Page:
There are certain benefits that married taxpayers benefit from when filing a joint tax return. With a joint return both taxpayers are jointly and severally liable for the tax additions to tax interest or penalties that arise as a result of the joint return even if they divorce at a later date. Joint and several liability means that each taxpayer is legally responsible for the entire liability. So both spouses are generally held responsible for all the tax due even if one spouse earned all the income or claimed improper deductions or credits.
Even if a divorce decree states that a former spouse will be responsible for any amounts due on previously filed joint returns it is still true that both spouses will be held responsible. However in some cases a spouse can get relief from joint and several liability. There are three ways a spouse can get relief from joint and several liability even if they filed joint returns.
Innocent Spouse Relief
This provides you relief from any additional tax you might owe if your spouse or former spouse failed to report income improperly reported income or claimed improper deductions or credits. Here are the conditions you must meet all of in order to qualify for the Innocent Spouse Relief:
- You filed a joint return that has an understatement of tax (deficiency) that is solely attributable to your spouse’s erroneous item. An erroneous item includes income received by your spouse but which was omitted from the joint return. Deductions credits and property basis are also erroneous items if they are incorrectly reported on the joint return.
- You establish that at the time you signed the joint return you did not know and had no reason to know that there was an understatement of tax.
- Taking into account all the facts and circumstances it would be unfair to hold you liable for the understatement of tax.
Separation of Liability Relief
If an item was not reported properly on a joint return this type of relief provides for the allocation of additional tax owed between you and your former spouse or your current spouse from whom you are separated. The tax allocated to you is the amount for which you are responsible.
To qualify for “separation of liability relief” you must have filed a joint return and must meet one of the following requirements at the time you request relief:
- You are divorced or legally separated from the spouse with whom you filed the joint return.
- You are widowed.
- You have not been a member of the same household as the spouse with whom you filed the joint return at any time during the 12-month period ending on the date you file Form 885 Request for Innocent Spouse Relief.
- If at the time you signed the joint return you had actual knowledge of the item that gave rise to the understatement of tax you may not qualify for separation of liability relief.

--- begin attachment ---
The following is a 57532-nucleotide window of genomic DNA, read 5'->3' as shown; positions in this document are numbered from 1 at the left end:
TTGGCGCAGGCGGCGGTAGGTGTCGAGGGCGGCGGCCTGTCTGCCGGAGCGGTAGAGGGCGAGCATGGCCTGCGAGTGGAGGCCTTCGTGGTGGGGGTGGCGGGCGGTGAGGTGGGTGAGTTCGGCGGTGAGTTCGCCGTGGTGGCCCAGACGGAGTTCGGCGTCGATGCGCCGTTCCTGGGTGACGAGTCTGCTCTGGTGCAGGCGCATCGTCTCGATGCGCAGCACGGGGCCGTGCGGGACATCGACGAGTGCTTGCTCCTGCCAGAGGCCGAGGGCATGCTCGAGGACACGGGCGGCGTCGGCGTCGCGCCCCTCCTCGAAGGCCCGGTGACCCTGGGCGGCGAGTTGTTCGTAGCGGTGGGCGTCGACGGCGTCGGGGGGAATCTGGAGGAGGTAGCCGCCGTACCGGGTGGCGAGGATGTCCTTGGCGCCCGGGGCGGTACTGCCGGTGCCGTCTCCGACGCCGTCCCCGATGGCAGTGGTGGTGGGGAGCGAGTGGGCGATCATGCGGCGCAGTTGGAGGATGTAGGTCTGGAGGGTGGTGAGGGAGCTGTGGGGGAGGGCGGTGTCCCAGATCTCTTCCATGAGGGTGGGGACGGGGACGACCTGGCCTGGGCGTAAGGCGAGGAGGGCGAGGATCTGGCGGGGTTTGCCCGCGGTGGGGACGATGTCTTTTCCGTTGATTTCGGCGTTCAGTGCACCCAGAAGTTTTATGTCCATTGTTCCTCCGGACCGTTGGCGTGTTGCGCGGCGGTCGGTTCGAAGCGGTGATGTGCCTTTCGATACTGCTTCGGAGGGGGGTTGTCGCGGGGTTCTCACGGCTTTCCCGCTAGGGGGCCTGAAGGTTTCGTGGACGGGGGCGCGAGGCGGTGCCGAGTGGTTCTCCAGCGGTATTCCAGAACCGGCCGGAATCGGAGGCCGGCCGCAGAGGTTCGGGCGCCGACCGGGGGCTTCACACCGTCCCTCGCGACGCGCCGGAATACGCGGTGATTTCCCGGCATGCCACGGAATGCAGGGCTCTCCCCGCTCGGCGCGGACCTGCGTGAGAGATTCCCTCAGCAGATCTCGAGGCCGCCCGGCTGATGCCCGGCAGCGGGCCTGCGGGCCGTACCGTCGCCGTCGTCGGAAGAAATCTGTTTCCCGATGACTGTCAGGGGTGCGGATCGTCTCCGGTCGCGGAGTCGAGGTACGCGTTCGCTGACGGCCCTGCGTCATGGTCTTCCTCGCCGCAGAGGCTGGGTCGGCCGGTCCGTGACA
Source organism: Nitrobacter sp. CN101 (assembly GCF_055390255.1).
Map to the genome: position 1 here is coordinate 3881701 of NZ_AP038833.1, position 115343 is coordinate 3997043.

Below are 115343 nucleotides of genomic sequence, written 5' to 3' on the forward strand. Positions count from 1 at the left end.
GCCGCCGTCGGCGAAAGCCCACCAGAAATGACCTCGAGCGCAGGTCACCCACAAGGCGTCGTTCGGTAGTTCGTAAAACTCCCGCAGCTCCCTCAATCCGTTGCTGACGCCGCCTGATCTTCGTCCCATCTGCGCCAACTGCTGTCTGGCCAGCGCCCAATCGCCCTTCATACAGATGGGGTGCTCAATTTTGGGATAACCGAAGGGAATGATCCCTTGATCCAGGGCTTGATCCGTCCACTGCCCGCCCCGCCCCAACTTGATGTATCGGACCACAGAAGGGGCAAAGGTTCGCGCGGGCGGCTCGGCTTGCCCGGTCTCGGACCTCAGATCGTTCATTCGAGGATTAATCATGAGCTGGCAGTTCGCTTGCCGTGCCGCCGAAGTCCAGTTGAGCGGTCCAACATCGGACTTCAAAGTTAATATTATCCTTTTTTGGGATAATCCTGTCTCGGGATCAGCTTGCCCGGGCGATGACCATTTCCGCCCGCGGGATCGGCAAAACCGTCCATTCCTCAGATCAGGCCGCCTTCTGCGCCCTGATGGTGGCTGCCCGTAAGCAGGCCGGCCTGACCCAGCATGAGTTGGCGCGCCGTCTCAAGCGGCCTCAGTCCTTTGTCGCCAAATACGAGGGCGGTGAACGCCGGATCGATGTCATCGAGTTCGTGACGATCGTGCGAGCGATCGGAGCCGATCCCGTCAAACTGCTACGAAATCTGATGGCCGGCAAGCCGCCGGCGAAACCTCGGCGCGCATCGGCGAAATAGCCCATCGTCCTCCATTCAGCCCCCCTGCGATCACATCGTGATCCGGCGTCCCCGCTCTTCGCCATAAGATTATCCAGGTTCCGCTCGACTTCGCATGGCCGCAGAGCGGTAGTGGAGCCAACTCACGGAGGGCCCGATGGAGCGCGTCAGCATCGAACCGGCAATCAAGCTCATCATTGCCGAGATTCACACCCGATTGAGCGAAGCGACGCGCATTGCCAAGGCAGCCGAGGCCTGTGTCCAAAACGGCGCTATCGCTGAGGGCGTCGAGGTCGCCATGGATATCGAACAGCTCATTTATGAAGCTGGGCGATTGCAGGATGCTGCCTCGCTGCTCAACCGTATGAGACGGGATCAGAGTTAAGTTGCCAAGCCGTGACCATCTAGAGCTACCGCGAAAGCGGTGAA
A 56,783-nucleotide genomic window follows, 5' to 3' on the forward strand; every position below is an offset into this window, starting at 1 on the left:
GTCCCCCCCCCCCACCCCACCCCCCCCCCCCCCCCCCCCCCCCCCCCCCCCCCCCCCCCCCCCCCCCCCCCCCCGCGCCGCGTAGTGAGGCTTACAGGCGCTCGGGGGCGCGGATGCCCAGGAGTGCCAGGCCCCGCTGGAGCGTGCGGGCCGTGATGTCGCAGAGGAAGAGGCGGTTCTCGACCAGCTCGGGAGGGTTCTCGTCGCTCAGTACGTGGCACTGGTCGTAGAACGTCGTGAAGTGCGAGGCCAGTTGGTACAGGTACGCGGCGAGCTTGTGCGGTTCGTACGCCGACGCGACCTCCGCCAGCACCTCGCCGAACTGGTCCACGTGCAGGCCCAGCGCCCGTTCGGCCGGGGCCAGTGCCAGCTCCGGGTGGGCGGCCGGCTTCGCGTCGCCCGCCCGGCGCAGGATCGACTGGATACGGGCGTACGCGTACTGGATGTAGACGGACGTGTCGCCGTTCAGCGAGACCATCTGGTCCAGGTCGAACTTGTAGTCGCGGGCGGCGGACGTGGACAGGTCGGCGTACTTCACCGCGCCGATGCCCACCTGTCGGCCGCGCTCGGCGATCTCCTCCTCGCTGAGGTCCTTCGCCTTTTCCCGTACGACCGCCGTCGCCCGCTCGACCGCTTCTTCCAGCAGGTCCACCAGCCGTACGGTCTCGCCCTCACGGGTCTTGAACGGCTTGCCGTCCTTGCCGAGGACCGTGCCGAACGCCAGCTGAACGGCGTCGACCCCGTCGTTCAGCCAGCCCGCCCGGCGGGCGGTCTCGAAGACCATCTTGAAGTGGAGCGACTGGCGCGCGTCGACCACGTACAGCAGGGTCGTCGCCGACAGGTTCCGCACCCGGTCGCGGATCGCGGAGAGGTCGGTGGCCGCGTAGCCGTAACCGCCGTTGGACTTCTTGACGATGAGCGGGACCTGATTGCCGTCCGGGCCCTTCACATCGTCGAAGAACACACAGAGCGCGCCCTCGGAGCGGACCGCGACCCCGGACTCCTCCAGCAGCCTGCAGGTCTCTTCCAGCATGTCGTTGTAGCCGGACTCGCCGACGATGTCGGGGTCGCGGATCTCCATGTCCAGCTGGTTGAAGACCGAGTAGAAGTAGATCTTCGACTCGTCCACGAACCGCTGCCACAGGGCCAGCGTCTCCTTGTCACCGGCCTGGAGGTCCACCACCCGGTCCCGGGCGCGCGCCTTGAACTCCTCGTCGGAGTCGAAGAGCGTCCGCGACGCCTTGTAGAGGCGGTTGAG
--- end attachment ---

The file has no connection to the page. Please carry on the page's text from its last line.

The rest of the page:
Innocent Spouse Relief or Separation of liability relief must be requested no later than two years after the date the IRS first attempted to collect the tax from you. For equitable relief you must request relief during the time the IRS has to collect the tax from you. If you are seeking a refund of tax you paid then your request must be made within the time period for seeking a refund which is generally three years after the date the return is filed or two years following the payment of the tax whichever is later.
This may apply when you do not qualify for innocent spouse relief or separation of liability relief for something not reported properly on a joint return and generally attributable to your spouse. Equitable relief may also apply if the correct amount of tax was reported on your joint return but the tax remains unpaid.
To qualify for equitable relief you must establish that under all the facts and circumstances it would be unfair to hold you liable for the understatement or underpayment of tax. You must meet other requirements in addition listed in Publication 971 entitled Innocent Spouse Relief.
Joint and several liability should not be confused with an injured spouse claim. An “injured spouse” is a person who filed a joint return and all or part of your share of the refund was or will be applied against the separate past-due federal tax state tax child support or federal non-tax debt (like student loans) of your spouse with whom you filed the joint return.
To find out more about how you can protect yourself from issues arising due to filing joint tax returns contact Lindemeyer CPA. We will provide some insight into how to better recover lost funds and file in the most efficient way in the years to come.